The Coalition for Renewable Natural Gas’s (RNG Coalition) Manning Feraci provided testimony on behalf of the renewable natural gas (RNG) industry at the House Environment Subcommittee hearing to discuss the future of the Renewable Fuel Standard (RFS) program.
At the outset of his testimony, Feraci noted that RNG currently fuels more than 25 percent of the nation’s medium and heavy-duty natural gas vehicles, and represents more than 95 percent of the renewable fuel used to meet the RFS program’s cellulosic biofuel requirements. “Renewable natural gas is an environmentally-friendly fuel that reduces lifecycle emissions by 80 percent or more compared to conventional petroleum diesel,” he said.
The House Energy and Commerce Committee’s Subcommittee on the Environment convened the hearing on a recently released Discussion Draft that proposes amendments to the RFS program.
Feraci’s testimony noted the importance of long-term certainty for advanced and cellulosic biofuels under the RFS program to our nation’s increased production of clean fuels, to domestic fuel and energy security, and to achieving decreased long-term greenhouse gas emissions. “A long-term RFS program is a vital component of a policy framework that attracts the investment and deployment of capital needed to increase the production and use of clean advanced biofuels like RNG,” he said. “RNG projects require significant capital investment…They often involve 20-year offtake agreements with feedstock providers.”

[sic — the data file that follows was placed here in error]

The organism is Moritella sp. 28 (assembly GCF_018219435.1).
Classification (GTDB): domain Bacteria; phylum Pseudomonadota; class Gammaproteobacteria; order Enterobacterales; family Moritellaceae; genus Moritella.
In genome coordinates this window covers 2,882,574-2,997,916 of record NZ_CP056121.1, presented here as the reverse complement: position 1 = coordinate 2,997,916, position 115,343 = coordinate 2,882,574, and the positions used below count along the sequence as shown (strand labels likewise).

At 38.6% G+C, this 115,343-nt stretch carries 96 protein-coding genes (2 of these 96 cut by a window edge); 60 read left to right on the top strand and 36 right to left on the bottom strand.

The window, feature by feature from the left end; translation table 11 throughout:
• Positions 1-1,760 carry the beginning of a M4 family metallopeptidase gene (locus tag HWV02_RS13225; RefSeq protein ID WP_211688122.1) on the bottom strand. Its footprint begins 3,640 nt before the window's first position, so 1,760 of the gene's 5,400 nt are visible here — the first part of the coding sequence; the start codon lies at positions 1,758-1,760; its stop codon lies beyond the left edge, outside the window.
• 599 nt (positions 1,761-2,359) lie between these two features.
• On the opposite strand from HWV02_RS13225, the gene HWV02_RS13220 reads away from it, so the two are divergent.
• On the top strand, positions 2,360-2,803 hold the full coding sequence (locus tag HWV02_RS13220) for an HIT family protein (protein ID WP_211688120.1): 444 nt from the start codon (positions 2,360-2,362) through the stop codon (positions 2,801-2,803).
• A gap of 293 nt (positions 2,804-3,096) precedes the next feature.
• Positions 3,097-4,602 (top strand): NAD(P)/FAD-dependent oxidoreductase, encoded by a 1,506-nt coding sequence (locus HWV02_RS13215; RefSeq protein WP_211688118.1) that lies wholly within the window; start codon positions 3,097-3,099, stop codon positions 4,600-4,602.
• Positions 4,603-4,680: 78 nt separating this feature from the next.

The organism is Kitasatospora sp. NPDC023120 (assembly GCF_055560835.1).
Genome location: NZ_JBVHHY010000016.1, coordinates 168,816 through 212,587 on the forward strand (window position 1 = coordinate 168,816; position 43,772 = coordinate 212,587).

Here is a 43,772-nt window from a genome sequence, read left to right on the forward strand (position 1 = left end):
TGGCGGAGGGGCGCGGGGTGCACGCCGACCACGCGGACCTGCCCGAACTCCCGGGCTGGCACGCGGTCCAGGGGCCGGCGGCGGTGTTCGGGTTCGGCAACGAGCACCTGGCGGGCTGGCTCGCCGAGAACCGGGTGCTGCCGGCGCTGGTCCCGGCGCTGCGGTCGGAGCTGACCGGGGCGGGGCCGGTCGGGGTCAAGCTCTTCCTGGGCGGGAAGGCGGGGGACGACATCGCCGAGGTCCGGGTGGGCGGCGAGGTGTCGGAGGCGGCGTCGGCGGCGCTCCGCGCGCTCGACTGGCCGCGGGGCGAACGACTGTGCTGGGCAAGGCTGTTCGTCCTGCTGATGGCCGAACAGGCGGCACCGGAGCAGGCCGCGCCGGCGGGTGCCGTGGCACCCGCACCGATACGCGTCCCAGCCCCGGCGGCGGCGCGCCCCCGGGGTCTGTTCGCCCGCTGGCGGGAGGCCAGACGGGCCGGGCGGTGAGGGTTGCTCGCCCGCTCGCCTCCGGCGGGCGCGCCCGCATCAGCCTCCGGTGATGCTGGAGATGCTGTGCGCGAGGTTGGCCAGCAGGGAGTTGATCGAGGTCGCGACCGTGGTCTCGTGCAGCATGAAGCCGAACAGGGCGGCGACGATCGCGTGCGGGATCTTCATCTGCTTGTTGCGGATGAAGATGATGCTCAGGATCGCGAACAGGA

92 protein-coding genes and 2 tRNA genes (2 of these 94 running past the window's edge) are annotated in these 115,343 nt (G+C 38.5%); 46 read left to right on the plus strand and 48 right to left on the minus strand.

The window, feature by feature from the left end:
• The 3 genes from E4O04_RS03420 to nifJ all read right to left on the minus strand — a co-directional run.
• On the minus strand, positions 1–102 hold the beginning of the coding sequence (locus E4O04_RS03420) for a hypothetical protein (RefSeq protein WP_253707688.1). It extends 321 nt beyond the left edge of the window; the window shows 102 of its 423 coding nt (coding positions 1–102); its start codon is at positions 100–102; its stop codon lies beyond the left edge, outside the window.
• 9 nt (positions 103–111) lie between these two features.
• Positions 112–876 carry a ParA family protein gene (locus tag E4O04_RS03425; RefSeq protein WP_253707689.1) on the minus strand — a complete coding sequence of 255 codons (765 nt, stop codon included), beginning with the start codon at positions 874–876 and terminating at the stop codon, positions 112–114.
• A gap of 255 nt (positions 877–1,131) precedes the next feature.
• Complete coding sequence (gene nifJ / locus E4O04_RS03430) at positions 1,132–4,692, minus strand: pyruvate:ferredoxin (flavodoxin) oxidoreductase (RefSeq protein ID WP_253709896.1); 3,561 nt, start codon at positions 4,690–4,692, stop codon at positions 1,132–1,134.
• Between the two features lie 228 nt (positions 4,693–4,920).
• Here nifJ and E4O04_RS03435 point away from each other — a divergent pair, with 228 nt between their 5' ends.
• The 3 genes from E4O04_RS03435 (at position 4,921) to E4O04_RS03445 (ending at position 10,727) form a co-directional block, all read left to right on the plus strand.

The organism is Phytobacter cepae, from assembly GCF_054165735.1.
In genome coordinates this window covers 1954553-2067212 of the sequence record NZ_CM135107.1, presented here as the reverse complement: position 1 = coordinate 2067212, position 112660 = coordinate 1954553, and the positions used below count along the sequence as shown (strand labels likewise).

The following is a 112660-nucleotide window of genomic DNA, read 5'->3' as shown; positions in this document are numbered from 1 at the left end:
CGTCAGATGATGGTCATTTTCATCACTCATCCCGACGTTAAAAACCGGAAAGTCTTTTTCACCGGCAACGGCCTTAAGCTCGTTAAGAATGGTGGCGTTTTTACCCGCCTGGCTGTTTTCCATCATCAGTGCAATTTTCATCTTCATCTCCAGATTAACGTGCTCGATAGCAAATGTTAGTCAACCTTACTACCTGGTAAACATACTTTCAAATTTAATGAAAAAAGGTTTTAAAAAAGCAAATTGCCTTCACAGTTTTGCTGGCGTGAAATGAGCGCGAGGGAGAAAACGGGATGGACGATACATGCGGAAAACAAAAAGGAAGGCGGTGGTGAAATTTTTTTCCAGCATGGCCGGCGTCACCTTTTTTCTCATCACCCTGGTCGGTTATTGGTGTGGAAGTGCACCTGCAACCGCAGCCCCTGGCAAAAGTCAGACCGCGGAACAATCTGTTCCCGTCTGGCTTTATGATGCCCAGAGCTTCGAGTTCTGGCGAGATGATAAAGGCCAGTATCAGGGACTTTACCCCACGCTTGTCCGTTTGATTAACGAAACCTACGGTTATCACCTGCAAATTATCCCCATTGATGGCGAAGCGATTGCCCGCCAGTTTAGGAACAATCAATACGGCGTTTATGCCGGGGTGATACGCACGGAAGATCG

He testified that cellulosic biofuels industry entrepreneurs, business owners, financiers, and marketers have invested over a billion dollars in response to Congress enacting the RFS program. Feraci noted that since 2011 with the RFS framework, the RNG industry has developed over 45 production facilities capable of producing high-Btu gas that can be used for transportation applications, with over 50 projects under construction or consideration.
“As a result of the RFS, we have a growing, vibrant domestic industry that is converting waste into a domestically produced cellulosic biofuel that can be readily incorporated into our existing infrastructure and be utilized by natural gas vehicles. Further, this is being done in a way that reduces harmful emissions. This is a win-win scenario.”